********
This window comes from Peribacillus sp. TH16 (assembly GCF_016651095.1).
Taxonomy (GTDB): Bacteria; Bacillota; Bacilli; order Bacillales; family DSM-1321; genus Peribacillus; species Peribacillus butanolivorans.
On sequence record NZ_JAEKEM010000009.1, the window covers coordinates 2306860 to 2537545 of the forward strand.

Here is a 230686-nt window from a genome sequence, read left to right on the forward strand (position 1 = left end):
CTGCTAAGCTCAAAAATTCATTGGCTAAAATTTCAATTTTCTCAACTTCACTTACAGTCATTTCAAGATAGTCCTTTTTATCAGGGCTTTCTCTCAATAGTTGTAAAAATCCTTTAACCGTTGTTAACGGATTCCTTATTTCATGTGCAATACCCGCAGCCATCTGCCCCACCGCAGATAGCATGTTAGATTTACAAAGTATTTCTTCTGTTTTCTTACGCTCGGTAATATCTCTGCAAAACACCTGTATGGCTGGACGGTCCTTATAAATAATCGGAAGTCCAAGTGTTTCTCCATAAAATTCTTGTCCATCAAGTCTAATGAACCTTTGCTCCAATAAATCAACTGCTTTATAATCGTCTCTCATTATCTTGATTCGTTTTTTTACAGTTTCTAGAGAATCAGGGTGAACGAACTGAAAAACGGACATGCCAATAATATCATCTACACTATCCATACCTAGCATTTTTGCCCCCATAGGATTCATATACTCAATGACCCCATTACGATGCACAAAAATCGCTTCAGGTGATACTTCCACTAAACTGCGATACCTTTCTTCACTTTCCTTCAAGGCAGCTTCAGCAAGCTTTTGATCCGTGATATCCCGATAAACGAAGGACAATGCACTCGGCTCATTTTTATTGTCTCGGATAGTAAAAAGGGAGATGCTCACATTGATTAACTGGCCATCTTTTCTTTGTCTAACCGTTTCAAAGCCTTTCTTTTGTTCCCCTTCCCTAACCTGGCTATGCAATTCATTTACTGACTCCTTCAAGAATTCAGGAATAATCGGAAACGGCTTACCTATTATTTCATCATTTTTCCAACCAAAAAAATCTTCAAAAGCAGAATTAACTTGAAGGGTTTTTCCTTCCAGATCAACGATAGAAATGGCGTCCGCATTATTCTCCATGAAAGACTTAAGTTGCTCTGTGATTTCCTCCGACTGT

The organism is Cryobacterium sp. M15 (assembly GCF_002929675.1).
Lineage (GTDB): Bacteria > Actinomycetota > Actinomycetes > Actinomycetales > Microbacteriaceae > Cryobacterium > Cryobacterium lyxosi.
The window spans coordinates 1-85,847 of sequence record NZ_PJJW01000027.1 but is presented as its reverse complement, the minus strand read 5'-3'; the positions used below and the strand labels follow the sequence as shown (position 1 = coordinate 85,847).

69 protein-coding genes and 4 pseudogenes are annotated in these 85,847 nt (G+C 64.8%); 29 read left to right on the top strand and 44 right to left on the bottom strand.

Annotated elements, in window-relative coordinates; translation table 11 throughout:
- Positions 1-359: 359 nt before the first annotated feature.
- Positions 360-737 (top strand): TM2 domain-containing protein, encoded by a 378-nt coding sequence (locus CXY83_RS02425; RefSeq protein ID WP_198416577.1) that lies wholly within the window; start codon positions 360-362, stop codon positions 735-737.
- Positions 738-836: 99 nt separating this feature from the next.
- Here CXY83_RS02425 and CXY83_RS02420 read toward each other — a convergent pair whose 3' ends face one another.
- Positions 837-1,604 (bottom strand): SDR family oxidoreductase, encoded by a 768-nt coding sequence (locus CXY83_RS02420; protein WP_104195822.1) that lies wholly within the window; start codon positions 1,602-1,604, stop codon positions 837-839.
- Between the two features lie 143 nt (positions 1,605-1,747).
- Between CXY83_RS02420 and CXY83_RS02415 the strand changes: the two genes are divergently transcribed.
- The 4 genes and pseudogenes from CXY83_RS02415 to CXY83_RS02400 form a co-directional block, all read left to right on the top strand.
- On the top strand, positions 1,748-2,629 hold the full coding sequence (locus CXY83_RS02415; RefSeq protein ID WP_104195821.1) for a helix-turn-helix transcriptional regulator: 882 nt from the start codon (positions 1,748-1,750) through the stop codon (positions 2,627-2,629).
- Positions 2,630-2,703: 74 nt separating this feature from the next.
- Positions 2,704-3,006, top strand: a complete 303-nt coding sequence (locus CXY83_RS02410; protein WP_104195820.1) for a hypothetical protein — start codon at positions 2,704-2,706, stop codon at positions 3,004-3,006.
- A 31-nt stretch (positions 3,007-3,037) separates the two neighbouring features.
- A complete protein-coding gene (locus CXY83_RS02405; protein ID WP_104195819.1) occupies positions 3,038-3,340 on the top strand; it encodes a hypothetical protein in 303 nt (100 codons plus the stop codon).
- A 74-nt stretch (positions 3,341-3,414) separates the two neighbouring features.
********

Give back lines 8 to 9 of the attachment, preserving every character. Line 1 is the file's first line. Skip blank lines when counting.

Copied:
The window spans coordinates 1-85,847 of sequence record NZ_PJJW01000027.1 but is presented as its reverse complement, the minus strand read 5'-3'; the positions used below and the strand labels follow the sequence as shown (position 1 = coordinate 85,847).

69 protein-coding genes and 4 pseudogenes are annotated in these 85,847 nt (G+C 64.8%); 29 read left to right on the top strand and 44 right to left on the bottom strand.